So, the motorcycle is running fine for now, can't reproduce the problem from this morning.  I am to ride it about town tomorrow to try and induce the problem.  I am strongly leaning towards just putting the stock Ducati ignition back onto the motorcycle and try and return the PowerArc at this point but will make the final decision on Monday.

Why Monday you ask?  Jon is calling URAL re the lack of a cut seat valve for the left cylinder, apparently, it wasn't done at the factory and it only offers perhaps .5 mm area for sealing where it should have more like 3-4mm of sealing surface for the valve.  Once replacement parts are agreed upon, they'll be shipped and hopefully we'll get them on Tuesday.  So by Wednesday, with luck, at least the valve seat issue will be resolved, and by then we might have resolution on the possible ignition module issue.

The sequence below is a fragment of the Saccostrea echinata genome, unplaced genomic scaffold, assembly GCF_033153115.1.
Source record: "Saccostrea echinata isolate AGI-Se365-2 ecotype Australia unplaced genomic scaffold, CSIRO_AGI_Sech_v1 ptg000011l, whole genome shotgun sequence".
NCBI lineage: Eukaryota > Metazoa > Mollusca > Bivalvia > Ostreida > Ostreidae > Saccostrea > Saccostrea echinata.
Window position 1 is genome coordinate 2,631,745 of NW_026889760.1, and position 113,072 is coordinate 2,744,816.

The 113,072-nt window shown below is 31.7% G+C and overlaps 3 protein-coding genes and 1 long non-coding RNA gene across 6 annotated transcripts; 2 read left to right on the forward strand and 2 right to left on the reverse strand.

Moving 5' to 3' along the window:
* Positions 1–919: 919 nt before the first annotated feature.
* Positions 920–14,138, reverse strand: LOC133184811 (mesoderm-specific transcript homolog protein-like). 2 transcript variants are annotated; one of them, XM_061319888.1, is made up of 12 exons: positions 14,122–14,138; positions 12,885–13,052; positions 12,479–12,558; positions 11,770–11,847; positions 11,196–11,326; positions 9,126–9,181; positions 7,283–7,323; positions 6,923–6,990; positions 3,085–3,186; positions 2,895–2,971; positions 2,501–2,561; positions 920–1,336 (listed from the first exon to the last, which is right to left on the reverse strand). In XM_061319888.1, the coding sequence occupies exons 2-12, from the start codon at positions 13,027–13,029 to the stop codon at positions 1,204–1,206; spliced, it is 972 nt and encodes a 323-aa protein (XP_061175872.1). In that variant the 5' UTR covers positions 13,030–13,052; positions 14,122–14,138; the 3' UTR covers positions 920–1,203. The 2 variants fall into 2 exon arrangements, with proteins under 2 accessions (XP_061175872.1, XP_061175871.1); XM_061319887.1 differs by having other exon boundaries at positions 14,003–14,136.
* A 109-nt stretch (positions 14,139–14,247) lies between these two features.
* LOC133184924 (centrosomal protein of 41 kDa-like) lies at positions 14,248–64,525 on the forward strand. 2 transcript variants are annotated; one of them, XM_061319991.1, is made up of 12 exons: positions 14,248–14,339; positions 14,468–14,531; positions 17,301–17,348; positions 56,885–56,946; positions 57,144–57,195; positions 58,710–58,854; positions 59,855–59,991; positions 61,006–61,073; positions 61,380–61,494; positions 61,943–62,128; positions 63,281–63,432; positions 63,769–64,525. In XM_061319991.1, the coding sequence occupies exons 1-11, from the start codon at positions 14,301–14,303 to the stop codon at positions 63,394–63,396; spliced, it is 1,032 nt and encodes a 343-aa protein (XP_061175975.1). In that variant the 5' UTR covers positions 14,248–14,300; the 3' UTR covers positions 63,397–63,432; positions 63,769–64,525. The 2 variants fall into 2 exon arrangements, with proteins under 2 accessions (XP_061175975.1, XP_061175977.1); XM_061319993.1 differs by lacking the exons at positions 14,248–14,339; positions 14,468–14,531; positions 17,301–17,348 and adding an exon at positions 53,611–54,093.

The above give me about two day's riding time to try and induce the rough-running/sputtering issue and be able to reproduce it reliably.

I hate uncertainty.  :(

Otherwise, a nice if cold weather day, enjoyed helping RichardM with his motorcycle's fluid changes....enjoyed another ride as his monkey on his rig....and at least I have Valencia with me for some riding tomorrow.

Uraling in Alaska - Day 21: Coffee with Airheads and the Museum of the North

Cold day here in Fairbanks, AK.  My rig Valencia remains in the shop, still being diagnosed but the end is hopefully in sight according to a late report this evening by Jon, the owner/mechanic of Frozen Motor Works.  He's done some work on the left cylinder to bring compression back up to 145 psi so that puts it within the 10 psi parameter to the right cylinder's 150 psi reading.